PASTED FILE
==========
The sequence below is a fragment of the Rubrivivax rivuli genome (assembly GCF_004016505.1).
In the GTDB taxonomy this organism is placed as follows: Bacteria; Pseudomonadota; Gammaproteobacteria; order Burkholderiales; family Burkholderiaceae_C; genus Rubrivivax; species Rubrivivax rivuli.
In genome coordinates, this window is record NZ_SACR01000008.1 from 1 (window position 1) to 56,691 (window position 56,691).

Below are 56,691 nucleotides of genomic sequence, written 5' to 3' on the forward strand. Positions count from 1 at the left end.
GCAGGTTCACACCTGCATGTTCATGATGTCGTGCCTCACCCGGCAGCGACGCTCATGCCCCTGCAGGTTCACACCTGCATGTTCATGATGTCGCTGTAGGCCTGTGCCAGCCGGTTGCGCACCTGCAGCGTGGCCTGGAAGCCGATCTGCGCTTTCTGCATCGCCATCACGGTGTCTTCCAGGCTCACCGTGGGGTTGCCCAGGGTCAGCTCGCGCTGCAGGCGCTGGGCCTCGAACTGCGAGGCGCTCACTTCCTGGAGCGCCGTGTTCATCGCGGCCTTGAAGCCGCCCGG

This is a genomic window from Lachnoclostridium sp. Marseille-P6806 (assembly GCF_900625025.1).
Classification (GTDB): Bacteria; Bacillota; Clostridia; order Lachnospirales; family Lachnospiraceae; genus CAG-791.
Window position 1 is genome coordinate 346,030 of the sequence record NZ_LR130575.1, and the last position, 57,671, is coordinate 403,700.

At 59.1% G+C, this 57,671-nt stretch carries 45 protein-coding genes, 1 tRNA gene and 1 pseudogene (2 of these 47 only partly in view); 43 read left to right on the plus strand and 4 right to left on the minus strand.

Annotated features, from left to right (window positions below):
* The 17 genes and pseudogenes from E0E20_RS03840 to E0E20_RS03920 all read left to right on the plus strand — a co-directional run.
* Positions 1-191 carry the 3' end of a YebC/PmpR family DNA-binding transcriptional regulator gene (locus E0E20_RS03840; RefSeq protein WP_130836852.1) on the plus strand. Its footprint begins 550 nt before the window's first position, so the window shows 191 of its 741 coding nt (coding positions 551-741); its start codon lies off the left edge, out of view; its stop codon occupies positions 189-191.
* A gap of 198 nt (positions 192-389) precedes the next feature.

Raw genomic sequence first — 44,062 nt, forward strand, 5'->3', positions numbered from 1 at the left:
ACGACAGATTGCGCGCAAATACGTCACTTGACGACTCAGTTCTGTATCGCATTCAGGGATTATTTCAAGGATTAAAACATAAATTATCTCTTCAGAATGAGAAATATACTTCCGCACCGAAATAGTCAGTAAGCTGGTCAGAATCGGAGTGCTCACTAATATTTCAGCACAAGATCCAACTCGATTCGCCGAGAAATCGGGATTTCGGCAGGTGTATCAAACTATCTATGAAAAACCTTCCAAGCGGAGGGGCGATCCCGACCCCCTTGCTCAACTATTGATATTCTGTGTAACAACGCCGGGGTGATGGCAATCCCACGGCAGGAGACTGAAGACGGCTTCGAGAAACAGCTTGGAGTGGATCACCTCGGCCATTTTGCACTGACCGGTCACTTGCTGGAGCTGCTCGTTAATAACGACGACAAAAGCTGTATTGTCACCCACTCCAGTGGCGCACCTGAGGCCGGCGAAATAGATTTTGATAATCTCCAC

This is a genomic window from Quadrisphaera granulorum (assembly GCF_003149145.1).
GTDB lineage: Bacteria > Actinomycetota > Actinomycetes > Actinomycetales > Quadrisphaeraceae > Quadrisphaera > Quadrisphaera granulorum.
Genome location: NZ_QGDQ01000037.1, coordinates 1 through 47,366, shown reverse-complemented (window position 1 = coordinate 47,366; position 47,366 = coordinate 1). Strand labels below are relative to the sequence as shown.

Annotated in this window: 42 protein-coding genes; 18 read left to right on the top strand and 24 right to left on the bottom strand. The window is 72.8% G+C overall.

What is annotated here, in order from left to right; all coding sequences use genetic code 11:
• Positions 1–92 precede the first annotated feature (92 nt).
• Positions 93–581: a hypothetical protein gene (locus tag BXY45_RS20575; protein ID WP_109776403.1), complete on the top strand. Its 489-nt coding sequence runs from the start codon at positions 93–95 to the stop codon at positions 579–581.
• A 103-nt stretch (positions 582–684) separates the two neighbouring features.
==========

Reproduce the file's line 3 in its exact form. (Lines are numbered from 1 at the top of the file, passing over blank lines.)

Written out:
In genome coordinates, this window is record NZ_SACR01000008.1 from 1 (window position 1) to 56,691 (window position 56,691).